Conditioning Circuit 1
This circuit consists of performing different exercises with your own body at high repetitions. The goal is to complete 4 rounds of 50, 35, 20, 10 reps in the shortest time possible with no rest between sets of:
- Pull-ups / rowing on rings
- Wall spin ball throw
- Rowing on TRX
- alternate battle rope
- box jumps
- feet to the bar
Conditioning Circuit 2
A back-and-forth strength circuit. We perform several exercises that require displacement to the side and back to the starting place. The route will depend on our training space, but if possible, we will occupy a 40-meter path to go, and the same to return.
The weights will depend on the level of each athlete, allowing them to perform the few repetitions more than those pre-determined. We will do three rounds in the shortest possible time, resting three minutes between each round to face the next one with the maximum guarantees thanks to an almost complete rest.
- 40m walking strides
- 40m bear crawl
- 20 slam ball
- 40m horizontal jumps
- 40m hurdle steps with disc above the head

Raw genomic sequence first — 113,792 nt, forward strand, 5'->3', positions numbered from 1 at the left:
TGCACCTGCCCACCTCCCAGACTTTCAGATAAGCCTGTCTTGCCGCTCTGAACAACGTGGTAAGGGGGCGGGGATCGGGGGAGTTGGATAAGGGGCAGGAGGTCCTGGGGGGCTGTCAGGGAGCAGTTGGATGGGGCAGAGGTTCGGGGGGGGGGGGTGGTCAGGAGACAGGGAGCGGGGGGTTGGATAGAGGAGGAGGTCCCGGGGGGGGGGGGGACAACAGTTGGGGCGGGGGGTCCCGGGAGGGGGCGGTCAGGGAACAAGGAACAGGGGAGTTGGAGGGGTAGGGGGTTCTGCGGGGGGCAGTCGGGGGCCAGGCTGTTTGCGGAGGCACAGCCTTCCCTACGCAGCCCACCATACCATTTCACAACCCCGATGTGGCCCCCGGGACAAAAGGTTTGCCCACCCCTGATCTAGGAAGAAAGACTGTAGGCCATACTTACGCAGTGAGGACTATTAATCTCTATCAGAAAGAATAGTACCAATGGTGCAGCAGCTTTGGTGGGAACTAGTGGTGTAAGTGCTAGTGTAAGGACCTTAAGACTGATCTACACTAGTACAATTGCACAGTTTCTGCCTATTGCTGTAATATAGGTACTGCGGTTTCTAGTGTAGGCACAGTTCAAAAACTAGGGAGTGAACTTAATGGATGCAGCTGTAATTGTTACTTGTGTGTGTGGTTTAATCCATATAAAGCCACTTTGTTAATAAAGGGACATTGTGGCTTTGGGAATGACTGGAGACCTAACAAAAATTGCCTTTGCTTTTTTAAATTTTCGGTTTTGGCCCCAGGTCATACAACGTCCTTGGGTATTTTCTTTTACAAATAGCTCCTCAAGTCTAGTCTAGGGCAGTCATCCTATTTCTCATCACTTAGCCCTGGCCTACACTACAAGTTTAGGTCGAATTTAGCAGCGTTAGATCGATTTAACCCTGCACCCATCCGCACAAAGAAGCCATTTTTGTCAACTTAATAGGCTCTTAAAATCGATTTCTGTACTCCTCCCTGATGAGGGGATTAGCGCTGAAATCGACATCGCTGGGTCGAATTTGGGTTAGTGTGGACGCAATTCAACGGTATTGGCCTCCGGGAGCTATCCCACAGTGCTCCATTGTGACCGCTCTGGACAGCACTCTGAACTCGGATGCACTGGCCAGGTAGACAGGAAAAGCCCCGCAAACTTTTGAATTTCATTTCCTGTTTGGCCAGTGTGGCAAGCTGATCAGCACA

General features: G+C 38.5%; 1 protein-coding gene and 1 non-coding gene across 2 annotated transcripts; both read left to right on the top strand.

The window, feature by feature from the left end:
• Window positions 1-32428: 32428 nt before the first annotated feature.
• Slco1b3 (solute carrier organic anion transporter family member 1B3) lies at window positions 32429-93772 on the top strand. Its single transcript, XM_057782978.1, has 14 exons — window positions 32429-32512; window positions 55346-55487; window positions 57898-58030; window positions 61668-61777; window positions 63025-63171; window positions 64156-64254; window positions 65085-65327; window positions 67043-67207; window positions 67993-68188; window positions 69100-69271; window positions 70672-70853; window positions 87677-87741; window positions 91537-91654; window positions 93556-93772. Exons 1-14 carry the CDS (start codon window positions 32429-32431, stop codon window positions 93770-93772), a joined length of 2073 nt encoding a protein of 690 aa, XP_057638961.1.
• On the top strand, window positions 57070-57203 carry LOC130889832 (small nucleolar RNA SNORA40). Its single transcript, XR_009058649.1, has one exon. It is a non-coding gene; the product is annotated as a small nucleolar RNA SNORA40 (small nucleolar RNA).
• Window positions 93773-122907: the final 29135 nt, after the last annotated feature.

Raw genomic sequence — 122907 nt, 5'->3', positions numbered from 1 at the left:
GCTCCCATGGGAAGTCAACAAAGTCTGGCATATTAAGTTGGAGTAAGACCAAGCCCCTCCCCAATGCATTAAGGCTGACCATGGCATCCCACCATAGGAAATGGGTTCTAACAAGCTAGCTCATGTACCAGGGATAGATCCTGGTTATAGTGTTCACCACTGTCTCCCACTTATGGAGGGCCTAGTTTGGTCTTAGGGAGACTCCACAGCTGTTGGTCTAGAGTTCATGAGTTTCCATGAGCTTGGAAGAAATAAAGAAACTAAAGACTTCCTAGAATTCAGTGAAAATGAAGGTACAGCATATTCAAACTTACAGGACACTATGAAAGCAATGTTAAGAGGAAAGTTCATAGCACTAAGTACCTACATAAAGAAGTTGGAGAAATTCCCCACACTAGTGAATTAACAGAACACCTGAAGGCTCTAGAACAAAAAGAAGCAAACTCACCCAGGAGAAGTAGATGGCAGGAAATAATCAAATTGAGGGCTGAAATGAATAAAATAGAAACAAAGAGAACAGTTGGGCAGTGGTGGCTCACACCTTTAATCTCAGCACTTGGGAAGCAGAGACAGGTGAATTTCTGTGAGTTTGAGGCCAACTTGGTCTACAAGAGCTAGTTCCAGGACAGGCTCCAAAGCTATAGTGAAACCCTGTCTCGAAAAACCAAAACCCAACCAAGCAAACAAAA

- 10 bar hang clean
- 10 barbell push presses
Conditioning Circuit 3
Complete as many rounds as you can (AMRAP) in 12 minutes of the following circuit with a heavy emphasis on core work:
- 9 one arm kettlebell snatch (unchanged)
- 9 ring bottoms
- 9 snatch with kettlebell with the other hand
- 40m rowing pulls with sled
- 9 kettlebell swing
- 40m sled push
- 18 landmine twist
Circuit conditioning is an engaging and effective way to improve strength, endurance, and flexibility. As the athletes have a higher sports performance, we will have to design the circuits in greater detail since the improvements in these athletes are less than in those more novice, both in strength and resistance training.
- Krzysztofik, M., Wilk, M., Wojdała, G., & Gołaś, A. (2019). Maximizing Muscle Hypertrophy: A Systematic Review of Advanced Resistance Training Techniques and Methods. International Journal of Environmental Research and Public Health, 16(24). https://doi.org/10.3390/IJERPH16244897
- Muñoz-Martínez, F. A., Rubio-Arias, J., Ramos-Campo, D. J., & Alcaraz, P. E. (2017). Effectiveness of Resistance Circuit-Based Training for Maximum Oxygen Uptake and Upper-Body One-Repetition Maximum Improvements: A Systematic Review and Meta-Analysis. Sports Medicine, 47(12), 2553–2568. https://doi.org/10.1007/S40279-017-0773-4/FIGURES/5
- Ramos-Campo, D. J., Caravaca, L. A., Martínez-Rodríguez, A., & Rubio-Arias, J. Á. (2021). Effects of resistance circuit-based training on body composition, strength and cardiorespiratory fitness: A systematic review and meta-analysis. Biology, 10(5). https://doi.org/10.3390/BIOLOGY10050377/S1
- Suchomel, T. J., Nimphius, S., Bellon, C. R., & Stone, M. H. (2018). The Importance of Muscular Strength: Training Considerations. Sports Medicine (Auckland, N.Z.), 48(4), 765–785. https://doi.org/10.1007/S40279-018-0862-Z